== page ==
But using the Andersen explanation is illogical as a reason not to bring criminal cases against senior managers.  Had DOJ prosecuted the individuals who obstructed justice at Arthur Andersen, and left the corporation alone, the company might still be in business providing gainful and lawful employment.

Others, especially former SEC Chair Mary Jo White, claim that applying the police theory of “broken windows” is effective law enforcement against Wall Street. While at the SEC, White, who, to public knowledge, did not demand action against top Wall Street bankers, gave speeches explaining that a “no tolerance” policy for small broker-dealers, insider traders (who do not usually have any market impact at all) and other street-level miscreants would show Big Business that the SEC was serious. One can only imagine the senior level managers on the fiftieth floor of their big bank buildings and at the headquarters of other public companies figuratively looking out their windows as the SEC “Wall Street cops” round up the street level small fry. “Keep it up, but don’t take the elevator,” they might say, just before approving their next multi-million dollar phony securities deal.

The press, meanwhile, was left with nothing to report except big dollar plea agreements. Media raised questions about why no higher ups were brought to the bar of the law, but were put off by defenses from law enforcers. Memorably, Lanny Breuer, head of the Criminal Division of the Justice Department, in a story by the PBS series Frontline, expressed concern that suing banks would disrupt a recovering economy. Breuer was removed soon after, returning to a lucrative career at a large D.C. law firm, but his removal did little to make DOJ more aggressive.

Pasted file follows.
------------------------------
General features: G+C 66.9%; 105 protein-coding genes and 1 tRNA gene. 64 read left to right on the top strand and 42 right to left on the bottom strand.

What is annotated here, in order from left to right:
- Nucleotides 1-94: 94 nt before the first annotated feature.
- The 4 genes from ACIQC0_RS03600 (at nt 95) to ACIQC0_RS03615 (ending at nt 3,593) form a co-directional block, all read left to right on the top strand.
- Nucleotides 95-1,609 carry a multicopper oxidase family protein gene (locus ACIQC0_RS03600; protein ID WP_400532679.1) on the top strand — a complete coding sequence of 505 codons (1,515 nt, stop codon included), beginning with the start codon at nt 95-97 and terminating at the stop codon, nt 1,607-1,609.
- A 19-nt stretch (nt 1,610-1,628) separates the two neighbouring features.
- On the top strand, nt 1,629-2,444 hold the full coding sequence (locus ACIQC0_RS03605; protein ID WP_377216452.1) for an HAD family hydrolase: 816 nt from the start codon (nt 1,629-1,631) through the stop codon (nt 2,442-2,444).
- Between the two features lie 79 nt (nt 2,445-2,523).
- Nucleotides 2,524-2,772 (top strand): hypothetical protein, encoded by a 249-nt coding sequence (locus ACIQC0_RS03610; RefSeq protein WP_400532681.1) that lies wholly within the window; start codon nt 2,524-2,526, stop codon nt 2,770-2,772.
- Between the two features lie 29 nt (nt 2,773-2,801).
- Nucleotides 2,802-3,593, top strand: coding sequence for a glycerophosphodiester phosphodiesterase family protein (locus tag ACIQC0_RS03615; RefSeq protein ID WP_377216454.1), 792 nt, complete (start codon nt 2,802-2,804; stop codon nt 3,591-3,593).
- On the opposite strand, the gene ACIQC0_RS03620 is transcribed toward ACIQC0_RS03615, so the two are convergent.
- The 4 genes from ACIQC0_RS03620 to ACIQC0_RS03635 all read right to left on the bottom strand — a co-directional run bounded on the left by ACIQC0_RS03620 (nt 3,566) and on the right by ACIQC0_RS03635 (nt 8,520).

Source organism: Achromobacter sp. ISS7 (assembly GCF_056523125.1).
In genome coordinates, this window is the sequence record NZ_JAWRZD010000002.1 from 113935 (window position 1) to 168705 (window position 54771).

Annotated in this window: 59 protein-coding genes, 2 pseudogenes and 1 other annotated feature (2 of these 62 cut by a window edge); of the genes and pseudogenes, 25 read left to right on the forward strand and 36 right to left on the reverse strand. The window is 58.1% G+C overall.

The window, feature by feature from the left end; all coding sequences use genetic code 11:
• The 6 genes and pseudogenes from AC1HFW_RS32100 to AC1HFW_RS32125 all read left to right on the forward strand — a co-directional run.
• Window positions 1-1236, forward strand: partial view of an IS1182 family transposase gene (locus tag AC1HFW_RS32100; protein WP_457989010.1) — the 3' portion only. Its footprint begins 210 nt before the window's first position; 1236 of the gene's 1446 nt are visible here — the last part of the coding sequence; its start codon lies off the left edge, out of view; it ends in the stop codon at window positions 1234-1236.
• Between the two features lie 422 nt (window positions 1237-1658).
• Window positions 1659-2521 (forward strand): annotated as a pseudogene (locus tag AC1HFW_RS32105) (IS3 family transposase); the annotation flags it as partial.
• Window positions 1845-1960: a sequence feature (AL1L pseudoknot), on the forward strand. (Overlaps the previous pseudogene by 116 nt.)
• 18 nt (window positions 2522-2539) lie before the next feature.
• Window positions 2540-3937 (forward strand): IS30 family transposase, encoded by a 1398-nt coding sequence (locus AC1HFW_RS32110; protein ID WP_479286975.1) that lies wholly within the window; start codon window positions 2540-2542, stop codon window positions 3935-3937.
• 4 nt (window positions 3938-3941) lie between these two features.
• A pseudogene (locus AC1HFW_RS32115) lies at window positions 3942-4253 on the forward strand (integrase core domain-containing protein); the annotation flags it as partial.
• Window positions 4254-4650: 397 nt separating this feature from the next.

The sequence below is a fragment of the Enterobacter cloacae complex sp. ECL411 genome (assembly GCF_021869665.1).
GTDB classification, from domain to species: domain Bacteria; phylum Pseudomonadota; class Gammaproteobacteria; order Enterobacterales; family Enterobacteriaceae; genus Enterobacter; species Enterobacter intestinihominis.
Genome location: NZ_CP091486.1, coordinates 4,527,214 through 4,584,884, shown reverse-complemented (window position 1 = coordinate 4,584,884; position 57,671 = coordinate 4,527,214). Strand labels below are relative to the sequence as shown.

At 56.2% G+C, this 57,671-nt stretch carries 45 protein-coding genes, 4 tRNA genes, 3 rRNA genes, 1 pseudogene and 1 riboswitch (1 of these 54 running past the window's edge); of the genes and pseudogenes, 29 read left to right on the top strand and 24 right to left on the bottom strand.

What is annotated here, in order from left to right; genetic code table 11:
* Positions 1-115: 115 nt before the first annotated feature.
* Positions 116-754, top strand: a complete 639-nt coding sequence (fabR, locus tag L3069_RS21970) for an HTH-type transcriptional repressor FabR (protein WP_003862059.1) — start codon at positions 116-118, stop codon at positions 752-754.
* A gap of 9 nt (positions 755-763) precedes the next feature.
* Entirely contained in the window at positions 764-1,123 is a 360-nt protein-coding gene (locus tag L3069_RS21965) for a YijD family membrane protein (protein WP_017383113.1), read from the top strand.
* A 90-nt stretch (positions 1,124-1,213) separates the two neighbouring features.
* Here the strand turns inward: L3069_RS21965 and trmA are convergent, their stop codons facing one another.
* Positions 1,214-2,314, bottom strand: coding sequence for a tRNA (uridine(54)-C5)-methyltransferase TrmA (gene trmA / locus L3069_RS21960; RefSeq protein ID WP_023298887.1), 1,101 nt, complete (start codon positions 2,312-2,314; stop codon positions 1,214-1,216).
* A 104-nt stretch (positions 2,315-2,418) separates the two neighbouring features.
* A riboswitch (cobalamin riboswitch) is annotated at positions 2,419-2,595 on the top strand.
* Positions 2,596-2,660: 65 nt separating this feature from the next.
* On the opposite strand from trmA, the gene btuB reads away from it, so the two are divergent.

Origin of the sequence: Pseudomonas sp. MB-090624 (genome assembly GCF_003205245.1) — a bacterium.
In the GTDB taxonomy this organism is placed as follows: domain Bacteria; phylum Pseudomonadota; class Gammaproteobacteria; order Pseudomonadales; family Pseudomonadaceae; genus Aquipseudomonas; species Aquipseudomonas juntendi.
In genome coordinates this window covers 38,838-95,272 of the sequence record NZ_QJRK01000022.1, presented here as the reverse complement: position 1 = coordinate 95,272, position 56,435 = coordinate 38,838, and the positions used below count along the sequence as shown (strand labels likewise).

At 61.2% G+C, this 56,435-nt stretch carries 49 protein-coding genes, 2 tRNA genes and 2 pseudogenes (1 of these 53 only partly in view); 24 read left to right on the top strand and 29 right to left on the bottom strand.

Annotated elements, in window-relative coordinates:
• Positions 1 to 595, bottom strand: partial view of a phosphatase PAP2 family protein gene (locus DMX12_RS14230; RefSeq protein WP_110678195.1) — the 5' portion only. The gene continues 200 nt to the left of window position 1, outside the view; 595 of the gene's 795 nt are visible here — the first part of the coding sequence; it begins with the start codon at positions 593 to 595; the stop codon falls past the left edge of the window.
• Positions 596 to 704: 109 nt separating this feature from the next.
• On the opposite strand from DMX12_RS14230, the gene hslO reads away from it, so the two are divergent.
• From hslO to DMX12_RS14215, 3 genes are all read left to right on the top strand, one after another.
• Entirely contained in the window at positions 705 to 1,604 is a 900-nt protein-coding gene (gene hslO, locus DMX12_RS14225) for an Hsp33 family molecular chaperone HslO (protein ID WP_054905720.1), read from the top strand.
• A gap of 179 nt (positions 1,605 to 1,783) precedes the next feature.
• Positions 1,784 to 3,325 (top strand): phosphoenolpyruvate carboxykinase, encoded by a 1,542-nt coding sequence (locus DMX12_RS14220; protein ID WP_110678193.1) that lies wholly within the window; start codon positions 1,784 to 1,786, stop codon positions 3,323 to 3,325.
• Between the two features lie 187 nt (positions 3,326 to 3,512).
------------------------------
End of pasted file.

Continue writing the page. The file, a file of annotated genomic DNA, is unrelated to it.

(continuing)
By 2012, when the wrong-doing began to be exposed, the reporting corps covering the SEC and Wall Street had shrunk due to journalism’s own economic worries. Still, there is some media blame. The press was quite credulous, accepting representations from the SEC and DOJ that “these cases are quite complicated” and that “it is hard to prove who knew what.”

But when a complaint alleged a billion dollar fraud, as was the case with the Goldman Sachs Abacus case and several others, it was absurd to believe that such a scheme could be the sole responsibility of someone so low on the pecking order as a Fabrice Tourre. But, for the most part, the explanations were accepted, perhaps with skepticism but no real investigative reporting.

As the tenth anniversary of the crash approaches, and we hear all about the conspiracies, alleged and confessed, of President Trump and his cronies as a result of aggressive law enforcement, I am reminded of what seems to be a common rule:  A good lawyer can bring a case against sleazy politicians and even the President of the United States without fear or favor.  But Big Banks with their Big Law Firms – that’s a different story.

When the next big crash happens, will the story still be “rinse and repeat”?